New publication from the group in Nature Communications
| by Ana Depetris Chauvin
Our research work entitled “Candida expansion in the gut of lung cancer patients associates with an ecological signature that supports growth under dysbiotic conditions” has been published in the journal Nature Communications.
Candida fungi can live in the gut as commensals, but when growing uncontrollably they can lead to invasive candidiasis, a bloodstream infection very dangerous for immunocompromised patients. As a first step prior to bloodstream infection, Candida species outgrow other fungi and dominate the gut community. How gut bacteria might promote or restrict this overgrowth is still unclear.
In this paper, we studied the role of bacterial communities on Candida expansion in the gut of lung cancer patients at risk of candidiasis. By developing machine learning models we could predict high or low Candida levels and propose a mechanism for Candida colonization.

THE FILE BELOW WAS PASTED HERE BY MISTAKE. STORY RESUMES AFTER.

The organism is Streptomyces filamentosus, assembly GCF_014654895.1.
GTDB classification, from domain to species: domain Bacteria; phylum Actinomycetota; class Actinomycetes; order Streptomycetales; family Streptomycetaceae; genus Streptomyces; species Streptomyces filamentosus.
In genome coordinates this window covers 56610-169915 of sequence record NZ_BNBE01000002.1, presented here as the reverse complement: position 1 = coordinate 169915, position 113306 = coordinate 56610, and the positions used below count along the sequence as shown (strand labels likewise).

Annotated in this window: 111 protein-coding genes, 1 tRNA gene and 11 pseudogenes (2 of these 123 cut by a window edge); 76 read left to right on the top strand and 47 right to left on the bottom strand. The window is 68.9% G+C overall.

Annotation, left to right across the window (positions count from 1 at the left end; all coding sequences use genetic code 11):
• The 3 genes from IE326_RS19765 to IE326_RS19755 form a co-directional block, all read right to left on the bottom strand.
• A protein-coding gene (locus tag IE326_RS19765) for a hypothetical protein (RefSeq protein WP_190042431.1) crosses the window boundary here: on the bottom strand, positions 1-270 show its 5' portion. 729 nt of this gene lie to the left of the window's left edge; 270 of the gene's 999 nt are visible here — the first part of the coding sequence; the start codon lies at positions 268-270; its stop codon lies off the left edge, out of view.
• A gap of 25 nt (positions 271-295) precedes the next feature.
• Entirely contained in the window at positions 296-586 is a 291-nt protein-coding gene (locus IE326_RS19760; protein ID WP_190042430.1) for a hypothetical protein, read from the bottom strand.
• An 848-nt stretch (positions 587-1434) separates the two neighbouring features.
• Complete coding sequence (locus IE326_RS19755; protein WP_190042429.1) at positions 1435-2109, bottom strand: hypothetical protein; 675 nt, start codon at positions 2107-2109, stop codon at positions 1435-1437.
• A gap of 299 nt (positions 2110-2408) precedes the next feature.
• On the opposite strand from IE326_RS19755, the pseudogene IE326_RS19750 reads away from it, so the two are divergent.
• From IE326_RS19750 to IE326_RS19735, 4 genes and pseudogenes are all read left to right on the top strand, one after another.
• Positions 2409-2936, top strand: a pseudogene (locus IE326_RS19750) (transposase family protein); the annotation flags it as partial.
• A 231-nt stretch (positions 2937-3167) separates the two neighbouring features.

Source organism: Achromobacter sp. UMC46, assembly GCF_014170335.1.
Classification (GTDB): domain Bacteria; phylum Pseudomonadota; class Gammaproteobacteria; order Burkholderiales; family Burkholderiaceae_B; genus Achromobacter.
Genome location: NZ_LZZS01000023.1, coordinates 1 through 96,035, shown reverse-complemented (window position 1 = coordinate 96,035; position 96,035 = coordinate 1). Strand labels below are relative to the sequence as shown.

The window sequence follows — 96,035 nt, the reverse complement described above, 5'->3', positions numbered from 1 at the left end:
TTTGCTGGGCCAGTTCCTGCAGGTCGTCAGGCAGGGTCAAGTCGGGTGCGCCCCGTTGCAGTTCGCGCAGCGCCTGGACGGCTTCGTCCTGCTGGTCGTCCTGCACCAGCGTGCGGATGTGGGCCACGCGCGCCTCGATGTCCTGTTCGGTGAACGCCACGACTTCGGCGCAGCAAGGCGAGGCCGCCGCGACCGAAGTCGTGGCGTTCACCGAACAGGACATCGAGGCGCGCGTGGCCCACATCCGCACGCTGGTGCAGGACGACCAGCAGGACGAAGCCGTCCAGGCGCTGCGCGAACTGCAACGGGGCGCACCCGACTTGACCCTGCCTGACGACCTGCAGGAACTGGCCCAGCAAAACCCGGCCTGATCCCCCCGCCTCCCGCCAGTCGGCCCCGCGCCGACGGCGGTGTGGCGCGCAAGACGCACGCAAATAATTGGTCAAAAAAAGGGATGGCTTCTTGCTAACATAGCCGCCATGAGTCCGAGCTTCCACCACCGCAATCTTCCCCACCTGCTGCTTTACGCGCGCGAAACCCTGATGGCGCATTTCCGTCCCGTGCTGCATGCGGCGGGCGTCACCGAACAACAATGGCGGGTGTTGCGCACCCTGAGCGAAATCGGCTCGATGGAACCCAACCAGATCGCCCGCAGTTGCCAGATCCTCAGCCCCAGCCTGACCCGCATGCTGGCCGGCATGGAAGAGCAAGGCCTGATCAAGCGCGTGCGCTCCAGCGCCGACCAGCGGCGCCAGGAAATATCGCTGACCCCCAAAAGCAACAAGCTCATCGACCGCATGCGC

Our results suggest that dysbiotic changes to the local microflora can create a metabolic niche for Candida species to use lactate as a carbon source under low oxygen conditions. We speculate that this advantage may help Candida to overtake their fungal competitors in the human gut.
The research led by Prof. Gianni Panagiotou and first author Bastian Seelbinder was a successful collaboration with MBD members Xiuqiang Chen and Mohammad Mirhakkak and external collaborators from Korányi National Institute of Pulmonology, the Technical University of Denmark, and the Jena University Hospital. We are very grateful to our collaborators and funding sources from the German agencies DFG and BMBF who may this work possible.
Seelbinder B*, Lohinai Z*, Vazquez-Uribe R, Brunke S, Chen X, Mirhakkak M, Lopez-Escalera S, Dome B, Megyesfalvi Z, Berta J, Galffy G, Dulka E, Wellejus A, Weiss GJ, Bauer M, Hube B, Sommer MOA, Panagiotou G (2023) Candida expansion in the gut of lung cancer patients associates with an ecological signature that supports growth under dysbiotic conditions Nature Communications